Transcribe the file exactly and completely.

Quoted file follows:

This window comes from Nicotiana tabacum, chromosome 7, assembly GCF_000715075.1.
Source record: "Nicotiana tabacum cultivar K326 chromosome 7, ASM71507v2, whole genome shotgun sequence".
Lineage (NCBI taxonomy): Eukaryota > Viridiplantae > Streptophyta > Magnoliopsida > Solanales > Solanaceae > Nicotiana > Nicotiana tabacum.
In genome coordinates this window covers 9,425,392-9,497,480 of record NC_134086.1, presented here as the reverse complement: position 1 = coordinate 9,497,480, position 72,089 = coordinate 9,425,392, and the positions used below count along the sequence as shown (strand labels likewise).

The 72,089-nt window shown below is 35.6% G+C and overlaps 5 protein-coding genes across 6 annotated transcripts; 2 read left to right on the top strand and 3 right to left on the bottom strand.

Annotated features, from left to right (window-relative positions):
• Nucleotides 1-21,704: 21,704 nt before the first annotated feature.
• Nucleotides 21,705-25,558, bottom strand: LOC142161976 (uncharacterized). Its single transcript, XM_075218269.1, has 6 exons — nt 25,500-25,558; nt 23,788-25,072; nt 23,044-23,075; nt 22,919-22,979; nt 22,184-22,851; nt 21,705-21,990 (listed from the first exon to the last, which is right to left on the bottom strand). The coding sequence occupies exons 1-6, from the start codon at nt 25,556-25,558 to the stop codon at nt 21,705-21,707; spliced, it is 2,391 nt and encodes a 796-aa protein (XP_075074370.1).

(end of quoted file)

This window comes from Nicotiana tabacum, chromosome 7, assembly GCF_000715075.1.
Source record: "Nicotiana tabacum cultivar K326 chromosome 7, ASM71507v2, whole genome shotgun sequence".
Lineage (NCBI taxonomy): Eukaryota > Viridiplantae > Streptophyta > Magnoliopsida > Solanales > Solanaceae > Nicotiana > Nicotiana tabacum.
In genome coordinates this window covers 9,425,392-9,497,480 of record NC_134086.1, presented here as the reverse complement: position 1 = coordinate 9,497,480, position 72,089 = coordinate 9,425,392, and the positions used below count along the sequence as shown (strand labels likewise).

The 72,089-nt window shown below is 35.6% G+C and overlaps 5 protein-coding genes across 6 annotated transcripts; 2 read left to right on the top strand and 3 right to left on the bottom strand.

Annotated features, from left to right (window-relative positions):
• Nucleotides 1-21,704: 21,704 nt before the first annotated feature.
• Nucleotides 21,705-25,558, bottom strand: LOC142161976 (uncharacterized). Its single transcript, XM_075218269.1, has 6 exons — nt 25,500-25,558; nt 23,788-25,072; nt 23,044-23,075; nt 22,919-22,979; nt 22,184-22,851; nt 21,705-21,990 (listed from the first exon to the last, which is right to left on the bottom strand). The coding sequence occupies exons 1-6, from the start codon at nt 25,556-25,558 to the stop codon at nt 21,705-21,707; spliced, it is 2,391 nt and encodes a 796-aa protein (XP_075074370.1).